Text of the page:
At the same time, importers keep the currency gains of imported goods and return little to the consumer. This tendency is accentuated by the SNB, that makes the franc weaker.

Texts and Charts from the Swiss customs data release (translated from French).

Exports and Imports YoY Development

In October 2020, Switzerland’s foreign trade took a turn for the worse. In seasonally adjusted terms, exports stagnated (-0.4%) while imports fell 3.3%. The slowdown recorded since this summer in both traffic directions has thus been confirmed. The trade balance has closed with a surplus of 2.9 billion francs.

In short

▼ Chemistry-pharma: red numbers at entry and exit

▼ Decline in exports to North America and Asia

▲ Imports of passenger cars: highest level for the current year

▲ Exports: growth continues for watchmaking, machinery and electronics as well as metals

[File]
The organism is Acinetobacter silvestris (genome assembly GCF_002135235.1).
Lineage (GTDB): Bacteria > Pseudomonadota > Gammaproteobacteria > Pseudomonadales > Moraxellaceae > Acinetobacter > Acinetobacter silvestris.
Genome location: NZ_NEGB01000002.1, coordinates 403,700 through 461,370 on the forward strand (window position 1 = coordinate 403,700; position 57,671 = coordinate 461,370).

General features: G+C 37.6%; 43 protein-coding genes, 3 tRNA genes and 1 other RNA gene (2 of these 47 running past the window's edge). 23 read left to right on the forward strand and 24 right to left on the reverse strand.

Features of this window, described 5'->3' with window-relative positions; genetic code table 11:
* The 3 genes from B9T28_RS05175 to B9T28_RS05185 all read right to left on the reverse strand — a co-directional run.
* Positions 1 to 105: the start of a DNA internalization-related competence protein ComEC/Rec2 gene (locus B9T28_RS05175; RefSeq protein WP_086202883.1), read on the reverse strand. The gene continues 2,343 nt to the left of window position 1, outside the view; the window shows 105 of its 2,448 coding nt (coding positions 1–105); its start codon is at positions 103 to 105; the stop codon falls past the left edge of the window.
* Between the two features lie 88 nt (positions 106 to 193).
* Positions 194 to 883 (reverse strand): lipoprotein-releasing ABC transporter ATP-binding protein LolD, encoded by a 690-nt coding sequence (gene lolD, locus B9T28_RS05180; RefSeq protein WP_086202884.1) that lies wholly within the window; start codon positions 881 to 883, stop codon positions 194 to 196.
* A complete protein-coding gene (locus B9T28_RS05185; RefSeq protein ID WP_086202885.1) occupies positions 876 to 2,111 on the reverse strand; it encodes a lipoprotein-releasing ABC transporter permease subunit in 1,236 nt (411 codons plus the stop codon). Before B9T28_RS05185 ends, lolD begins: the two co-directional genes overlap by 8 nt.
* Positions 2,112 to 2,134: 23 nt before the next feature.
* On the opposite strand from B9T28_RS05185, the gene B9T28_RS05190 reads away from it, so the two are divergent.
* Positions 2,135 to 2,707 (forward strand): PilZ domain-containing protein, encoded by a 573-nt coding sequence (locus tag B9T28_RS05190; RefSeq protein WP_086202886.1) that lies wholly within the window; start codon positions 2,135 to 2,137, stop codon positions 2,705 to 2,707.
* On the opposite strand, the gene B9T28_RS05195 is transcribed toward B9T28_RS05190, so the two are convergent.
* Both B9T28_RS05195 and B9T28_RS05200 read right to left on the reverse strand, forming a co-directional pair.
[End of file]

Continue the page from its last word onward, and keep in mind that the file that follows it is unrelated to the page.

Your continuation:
Swiss exports and imports, seasonally adjusted (in bn CHF), October 2020

(see more posts on Switzerland Exports, Switzerland Imports, )
Swiss exports and imports, seasonally adjusted (in bn CHF), October 2020

- Click to enlarge

Global evolution

In October 2020, seasonally adjusted exports stagnated at 17.8 billion francs (-0.4%; actual: -0.5%). After their strong recovery between June and August, they experienced a second consecutive monthly decline. Imports fell 3.3% (actual: -3.4%) after having increased by the same amount the previous month. They thus contracted by 513 million to stand at 14.9 billion francs, stagnating since July. The trade balance showed a surplus of 2.9 billion francs.

Switzerland Trade Balance, October 2020

(see more posts on Switzerland Trade Balance, )